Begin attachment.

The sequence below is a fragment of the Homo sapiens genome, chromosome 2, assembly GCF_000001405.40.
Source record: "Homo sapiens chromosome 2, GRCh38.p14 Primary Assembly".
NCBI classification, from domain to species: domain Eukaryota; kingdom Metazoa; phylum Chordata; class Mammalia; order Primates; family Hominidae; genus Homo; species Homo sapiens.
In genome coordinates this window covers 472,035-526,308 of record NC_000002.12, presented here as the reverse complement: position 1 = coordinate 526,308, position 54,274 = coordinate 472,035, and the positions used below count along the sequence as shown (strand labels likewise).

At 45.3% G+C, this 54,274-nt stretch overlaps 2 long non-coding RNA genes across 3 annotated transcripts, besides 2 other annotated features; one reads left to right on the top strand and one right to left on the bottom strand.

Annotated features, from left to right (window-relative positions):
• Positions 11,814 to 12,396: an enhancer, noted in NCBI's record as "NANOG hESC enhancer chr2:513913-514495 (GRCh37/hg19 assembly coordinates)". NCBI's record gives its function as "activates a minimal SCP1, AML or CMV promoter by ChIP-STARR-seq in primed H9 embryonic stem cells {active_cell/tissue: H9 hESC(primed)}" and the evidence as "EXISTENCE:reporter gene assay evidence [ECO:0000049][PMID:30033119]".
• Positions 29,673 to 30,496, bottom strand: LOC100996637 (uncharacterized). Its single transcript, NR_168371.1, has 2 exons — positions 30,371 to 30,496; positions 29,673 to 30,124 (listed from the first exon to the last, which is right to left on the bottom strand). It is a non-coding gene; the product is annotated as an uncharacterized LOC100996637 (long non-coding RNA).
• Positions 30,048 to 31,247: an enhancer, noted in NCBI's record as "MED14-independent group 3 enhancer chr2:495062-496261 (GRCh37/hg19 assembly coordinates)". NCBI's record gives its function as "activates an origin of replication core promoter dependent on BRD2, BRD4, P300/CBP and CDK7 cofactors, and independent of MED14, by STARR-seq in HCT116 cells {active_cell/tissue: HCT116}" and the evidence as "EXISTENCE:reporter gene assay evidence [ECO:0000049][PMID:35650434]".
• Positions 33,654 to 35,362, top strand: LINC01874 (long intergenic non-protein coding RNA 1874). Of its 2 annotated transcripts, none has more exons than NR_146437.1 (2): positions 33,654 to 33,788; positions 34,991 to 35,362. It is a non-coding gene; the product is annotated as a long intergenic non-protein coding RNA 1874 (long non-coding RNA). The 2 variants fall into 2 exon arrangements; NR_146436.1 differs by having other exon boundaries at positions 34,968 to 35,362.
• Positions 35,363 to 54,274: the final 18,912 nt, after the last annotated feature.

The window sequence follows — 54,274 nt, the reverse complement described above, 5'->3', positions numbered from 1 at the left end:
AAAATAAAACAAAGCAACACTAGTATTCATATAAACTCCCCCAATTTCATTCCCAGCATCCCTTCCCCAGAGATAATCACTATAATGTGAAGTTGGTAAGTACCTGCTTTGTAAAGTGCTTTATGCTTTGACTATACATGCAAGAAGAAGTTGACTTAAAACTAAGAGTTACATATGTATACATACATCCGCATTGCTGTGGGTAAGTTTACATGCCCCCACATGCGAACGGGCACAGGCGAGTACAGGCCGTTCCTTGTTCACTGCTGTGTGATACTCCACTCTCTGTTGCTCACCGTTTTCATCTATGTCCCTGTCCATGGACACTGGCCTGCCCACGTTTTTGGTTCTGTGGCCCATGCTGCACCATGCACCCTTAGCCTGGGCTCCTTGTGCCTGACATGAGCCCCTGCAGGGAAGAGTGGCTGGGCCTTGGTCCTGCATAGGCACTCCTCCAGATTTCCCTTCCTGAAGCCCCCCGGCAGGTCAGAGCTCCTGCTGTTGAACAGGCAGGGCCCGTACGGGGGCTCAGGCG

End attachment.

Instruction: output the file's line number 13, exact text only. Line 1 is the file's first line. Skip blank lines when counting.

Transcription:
AAAATAAAACAAAGCAACACTAGTATTCATATAAACTCCCCCAATTTCATTCCCAGCATCCCTTCCCCAGAGATAATCACTATAATGTGAAGTTGGTAAGTACCTGCTTTGTAAAGTGCTTTATGCTTTGACTATACATGCAAGAAGAAGTTGACTTAAAACTAAGAGTTACATATGTATACATACATCCGCATTGCTGTGGGTAAGTTTACATGCCCCCACATGCGAACGGGCACAGGCGAGTACAGGCCGTTCCTTGTTCACTGCTGTGTGATACTCCACTCTCTGTTGCTCACCGTTTTCATCTATGTCCCTGTCCATGGACACTGGCCTGCCCACGTTTTTGGTTCTGTGGCCCATGCTGCACCATGCACCCTTAGCCTGGGCTCCTTGTGCCTGACATGAGCCCCTGCAGGGAAGAGTGGCTGGGCCTTGGTCCTGCATAGGCACTCCTCCAGATTTCCCTTCCTGAAGCCCCCCGGCAGGTCAGAGCTCCTGCTGTTGAACAGGCAGGGCCCGTACGGGGGCTCAGGCG